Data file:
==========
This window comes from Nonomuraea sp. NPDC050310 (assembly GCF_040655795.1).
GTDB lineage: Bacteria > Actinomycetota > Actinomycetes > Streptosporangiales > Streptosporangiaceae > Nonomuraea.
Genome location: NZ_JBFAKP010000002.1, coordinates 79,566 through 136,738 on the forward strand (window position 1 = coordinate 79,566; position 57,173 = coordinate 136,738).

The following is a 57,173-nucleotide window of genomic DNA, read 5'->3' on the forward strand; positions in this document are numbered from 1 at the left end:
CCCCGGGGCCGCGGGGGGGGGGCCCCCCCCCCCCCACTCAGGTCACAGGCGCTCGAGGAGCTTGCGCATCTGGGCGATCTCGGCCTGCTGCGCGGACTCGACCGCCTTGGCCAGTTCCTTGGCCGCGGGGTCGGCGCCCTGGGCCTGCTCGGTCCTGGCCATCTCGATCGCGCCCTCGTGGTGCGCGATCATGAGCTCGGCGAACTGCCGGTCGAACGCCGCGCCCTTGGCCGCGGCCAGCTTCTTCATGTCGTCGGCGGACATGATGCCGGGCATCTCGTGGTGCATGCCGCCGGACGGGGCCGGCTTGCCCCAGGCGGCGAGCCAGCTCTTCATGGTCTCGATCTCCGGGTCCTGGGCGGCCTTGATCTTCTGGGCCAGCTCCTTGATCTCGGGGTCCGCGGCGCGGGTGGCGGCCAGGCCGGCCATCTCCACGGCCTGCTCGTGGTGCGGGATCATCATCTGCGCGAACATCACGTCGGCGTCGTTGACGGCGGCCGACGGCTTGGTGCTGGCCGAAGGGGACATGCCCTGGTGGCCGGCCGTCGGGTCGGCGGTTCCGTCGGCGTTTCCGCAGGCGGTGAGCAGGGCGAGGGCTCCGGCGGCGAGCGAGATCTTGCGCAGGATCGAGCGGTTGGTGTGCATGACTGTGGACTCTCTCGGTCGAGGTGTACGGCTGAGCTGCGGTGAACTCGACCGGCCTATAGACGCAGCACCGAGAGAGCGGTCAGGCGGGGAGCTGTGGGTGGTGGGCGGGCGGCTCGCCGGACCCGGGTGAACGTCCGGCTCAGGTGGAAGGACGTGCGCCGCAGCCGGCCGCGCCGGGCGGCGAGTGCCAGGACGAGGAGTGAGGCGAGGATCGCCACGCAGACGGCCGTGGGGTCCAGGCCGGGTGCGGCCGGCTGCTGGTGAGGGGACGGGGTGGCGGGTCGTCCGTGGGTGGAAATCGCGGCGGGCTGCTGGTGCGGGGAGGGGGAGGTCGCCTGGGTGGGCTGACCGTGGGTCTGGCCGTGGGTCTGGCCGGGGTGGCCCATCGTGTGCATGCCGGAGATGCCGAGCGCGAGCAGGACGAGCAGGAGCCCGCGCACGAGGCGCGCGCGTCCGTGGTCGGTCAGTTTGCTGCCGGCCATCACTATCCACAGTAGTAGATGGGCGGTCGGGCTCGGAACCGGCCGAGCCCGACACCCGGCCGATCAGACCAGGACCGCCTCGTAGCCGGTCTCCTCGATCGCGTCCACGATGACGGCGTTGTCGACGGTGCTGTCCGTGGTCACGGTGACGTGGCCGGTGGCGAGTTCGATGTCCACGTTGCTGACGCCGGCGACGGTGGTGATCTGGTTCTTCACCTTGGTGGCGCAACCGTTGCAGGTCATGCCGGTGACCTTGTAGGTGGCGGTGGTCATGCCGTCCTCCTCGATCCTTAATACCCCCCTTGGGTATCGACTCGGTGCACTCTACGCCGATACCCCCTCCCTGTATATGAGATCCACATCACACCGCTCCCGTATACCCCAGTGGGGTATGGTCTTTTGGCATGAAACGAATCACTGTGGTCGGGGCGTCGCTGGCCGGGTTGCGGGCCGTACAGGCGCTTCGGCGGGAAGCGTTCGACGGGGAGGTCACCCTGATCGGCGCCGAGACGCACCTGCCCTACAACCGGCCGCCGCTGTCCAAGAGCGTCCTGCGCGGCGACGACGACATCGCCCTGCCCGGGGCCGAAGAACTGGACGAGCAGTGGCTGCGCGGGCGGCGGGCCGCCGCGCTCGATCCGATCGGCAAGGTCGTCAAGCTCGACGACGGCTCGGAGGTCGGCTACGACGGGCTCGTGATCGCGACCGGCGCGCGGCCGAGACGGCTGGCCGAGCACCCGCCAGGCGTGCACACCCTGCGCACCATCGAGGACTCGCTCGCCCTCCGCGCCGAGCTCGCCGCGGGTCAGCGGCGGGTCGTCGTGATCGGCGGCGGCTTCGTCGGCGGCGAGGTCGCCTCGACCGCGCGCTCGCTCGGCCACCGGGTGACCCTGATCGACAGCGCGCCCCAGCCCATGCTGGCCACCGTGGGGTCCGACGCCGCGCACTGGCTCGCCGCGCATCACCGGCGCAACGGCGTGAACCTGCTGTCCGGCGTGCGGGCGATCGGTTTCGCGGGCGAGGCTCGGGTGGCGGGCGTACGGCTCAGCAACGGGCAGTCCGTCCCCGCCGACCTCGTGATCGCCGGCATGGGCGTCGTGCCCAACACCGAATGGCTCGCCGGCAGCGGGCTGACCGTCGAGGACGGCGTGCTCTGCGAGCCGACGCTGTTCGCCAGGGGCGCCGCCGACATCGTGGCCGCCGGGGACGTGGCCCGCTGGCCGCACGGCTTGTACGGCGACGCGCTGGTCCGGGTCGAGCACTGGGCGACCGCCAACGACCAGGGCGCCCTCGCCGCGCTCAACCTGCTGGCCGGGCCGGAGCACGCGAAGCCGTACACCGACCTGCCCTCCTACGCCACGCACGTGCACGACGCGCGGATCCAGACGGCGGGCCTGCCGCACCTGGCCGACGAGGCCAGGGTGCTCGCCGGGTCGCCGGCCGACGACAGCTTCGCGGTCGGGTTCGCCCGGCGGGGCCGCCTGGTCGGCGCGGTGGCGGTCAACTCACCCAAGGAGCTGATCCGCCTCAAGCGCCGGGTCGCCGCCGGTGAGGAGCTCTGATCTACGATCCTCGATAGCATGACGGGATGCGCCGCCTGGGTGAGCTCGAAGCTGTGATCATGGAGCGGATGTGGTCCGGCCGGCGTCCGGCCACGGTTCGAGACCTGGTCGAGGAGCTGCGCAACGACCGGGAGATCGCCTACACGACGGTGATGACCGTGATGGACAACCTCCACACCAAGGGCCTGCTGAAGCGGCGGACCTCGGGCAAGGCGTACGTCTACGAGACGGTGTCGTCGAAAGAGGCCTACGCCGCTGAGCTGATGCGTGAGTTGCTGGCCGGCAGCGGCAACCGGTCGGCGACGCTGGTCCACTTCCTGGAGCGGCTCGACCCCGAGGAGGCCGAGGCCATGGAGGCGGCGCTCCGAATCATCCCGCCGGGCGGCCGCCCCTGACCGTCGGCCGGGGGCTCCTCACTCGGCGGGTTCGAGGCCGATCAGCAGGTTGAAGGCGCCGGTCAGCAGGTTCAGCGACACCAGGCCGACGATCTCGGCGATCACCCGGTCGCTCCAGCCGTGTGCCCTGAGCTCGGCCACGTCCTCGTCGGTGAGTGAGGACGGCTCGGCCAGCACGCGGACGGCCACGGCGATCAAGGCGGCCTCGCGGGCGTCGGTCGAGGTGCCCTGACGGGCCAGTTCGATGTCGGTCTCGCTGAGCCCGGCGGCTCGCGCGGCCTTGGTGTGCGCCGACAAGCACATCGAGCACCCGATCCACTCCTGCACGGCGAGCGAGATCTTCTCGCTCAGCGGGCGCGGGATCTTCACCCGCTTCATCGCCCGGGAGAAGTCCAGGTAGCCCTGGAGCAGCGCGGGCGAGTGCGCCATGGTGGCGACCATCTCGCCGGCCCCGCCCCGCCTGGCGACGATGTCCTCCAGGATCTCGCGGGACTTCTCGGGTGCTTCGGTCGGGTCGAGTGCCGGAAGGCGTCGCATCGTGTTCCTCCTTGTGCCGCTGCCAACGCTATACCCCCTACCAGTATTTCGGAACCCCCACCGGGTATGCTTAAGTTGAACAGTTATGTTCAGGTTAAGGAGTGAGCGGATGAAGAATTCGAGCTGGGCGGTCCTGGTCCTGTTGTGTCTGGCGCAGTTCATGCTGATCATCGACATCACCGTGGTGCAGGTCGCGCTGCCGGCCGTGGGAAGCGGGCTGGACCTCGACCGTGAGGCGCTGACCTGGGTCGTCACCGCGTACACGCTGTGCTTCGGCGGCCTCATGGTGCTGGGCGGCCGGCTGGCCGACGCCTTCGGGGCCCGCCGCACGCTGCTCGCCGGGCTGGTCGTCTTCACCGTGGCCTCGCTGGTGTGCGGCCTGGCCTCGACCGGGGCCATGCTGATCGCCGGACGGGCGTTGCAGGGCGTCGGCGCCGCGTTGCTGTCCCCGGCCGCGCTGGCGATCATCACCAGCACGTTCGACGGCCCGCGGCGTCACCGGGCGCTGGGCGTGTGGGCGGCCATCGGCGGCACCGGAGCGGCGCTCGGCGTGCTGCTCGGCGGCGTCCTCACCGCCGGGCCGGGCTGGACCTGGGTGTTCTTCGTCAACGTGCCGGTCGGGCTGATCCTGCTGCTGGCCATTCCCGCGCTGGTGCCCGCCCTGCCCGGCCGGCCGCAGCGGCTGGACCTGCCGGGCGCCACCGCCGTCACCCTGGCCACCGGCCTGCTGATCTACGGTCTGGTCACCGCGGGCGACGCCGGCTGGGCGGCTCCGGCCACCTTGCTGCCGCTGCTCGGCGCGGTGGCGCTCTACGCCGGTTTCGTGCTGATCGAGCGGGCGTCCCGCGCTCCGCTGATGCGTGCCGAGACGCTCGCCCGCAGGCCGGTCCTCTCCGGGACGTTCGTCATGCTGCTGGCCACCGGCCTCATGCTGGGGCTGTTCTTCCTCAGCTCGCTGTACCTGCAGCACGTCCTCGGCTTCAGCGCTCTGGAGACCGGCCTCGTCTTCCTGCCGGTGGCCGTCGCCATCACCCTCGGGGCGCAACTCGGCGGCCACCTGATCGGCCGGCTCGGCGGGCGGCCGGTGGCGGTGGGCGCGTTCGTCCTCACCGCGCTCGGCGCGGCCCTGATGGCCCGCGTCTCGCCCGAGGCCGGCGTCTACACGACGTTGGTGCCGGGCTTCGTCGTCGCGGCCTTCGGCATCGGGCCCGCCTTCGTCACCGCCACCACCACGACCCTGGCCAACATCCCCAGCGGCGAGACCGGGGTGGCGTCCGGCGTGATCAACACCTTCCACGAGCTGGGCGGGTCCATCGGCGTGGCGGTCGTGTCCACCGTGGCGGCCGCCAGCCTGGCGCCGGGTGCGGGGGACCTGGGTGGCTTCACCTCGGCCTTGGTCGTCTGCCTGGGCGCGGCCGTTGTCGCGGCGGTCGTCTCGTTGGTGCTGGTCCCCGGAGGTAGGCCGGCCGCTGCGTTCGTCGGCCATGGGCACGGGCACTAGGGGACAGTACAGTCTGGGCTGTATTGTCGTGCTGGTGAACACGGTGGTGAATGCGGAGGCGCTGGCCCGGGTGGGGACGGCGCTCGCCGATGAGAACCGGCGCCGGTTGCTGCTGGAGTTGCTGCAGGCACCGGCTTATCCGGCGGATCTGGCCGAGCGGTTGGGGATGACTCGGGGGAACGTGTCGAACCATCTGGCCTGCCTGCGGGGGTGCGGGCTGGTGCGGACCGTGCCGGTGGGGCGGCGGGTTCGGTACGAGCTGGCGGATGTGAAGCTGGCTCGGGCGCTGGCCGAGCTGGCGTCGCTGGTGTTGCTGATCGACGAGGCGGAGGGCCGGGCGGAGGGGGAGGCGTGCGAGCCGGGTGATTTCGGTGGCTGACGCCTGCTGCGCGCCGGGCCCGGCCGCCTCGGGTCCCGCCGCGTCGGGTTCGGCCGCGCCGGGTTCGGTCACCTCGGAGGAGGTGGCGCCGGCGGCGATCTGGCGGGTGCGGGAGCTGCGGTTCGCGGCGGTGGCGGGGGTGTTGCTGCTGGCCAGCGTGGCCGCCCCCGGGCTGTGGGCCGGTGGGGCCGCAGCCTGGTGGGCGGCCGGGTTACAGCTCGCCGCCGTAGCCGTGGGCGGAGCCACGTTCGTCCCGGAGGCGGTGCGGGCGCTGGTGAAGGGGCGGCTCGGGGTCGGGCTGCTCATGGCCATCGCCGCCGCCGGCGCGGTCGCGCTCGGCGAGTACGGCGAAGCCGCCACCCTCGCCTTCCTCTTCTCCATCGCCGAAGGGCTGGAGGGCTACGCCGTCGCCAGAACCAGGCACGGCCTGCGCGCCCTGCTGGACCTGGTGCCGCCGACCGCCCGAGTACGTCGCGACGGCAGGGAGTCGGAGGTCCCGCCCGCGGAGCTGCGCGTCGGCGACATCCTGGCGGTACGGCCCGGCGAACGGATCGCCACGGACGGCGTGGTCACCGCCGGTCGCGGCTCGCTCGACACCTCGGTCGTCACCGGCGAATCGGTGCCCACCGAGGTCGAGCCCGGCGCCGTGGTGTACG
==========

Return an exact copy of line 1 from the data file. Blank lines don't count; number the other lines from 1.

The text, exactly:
This window comes from Nonomuraea sp. NPDC050310 (assembly GCF_040655795.1).